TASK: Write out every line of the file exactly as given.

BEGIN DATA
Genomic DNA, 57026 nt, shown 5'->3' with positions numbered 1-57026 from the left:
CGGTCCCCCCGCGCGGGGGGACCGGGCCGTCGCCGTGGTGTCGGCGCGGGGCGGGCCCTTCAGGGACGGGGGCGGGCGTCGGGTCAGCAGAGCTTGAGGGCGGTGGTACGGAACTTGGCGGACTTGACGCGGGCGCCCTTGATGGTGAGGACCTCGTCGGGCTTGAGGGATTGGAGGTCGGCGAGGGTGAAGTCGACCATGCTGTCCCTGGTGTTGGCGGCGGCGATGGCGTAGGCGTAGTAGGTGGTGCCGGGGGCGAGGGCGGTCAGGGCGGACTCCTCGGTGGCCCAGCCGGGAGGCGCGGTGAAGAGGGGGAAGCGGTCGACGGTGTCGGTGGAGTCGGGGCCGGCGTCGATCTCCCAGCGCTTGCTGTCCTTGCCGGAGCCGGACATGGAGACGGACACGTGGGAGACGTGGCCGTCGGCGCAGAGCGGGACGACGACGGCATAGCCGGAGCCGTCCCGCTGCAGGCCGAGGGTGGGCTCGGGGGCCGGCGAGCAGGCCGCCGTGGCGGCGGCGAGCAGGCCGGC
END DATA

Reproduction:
Genomic DNA, 57026 nt, shown 5'->3' with positions numbered 1-57026 from the left:
CGGTCCCCCCGCGCGGGGGGACCGGGCCGTCGCCGTGGTGTCGGCGCGGGGCGGGCCCTTCAGGGACGGGGGCGGGCGTCGGGTCAGCAGAGCTTGAGGGCGGTGGTACGGAACTTGGCGGACTTGACGCGGGCGCCCTTGATGGTGAGGACCTCGTCGGGCTTGAGGGATTGGAGGTCGGCGAGGGTGAAGTCGACCATGCTGTCCCTGGTGTTGGCGGCGGCGATGGCGTAGGCGTAGTAGGTGGTGCCGGGGGCGAGGGCGGTCAGGGCGGACTCCTCGGTGGCCCAGCCGGGAGGCGCGGTGAAGAGGGGGAAGCGGTCGACGGTGTCGGTGGAGTCGGGGCCGGCGTCGATCTCCCAGCGCTTGCTGTCCTTGCCGGAGCCGGACATGGAGACGGACACGTGGGAGACGTGGCCGTCGGCGCAGAGCGGGACGACGACGGCATAGCCGGAGCCGTCCCGCTGCAGGCCGAGGGTGGGCTCGGGGGCCGGCGAGCAGGCCGCCGTGGCGGCGGCGAGCAGGCCGGC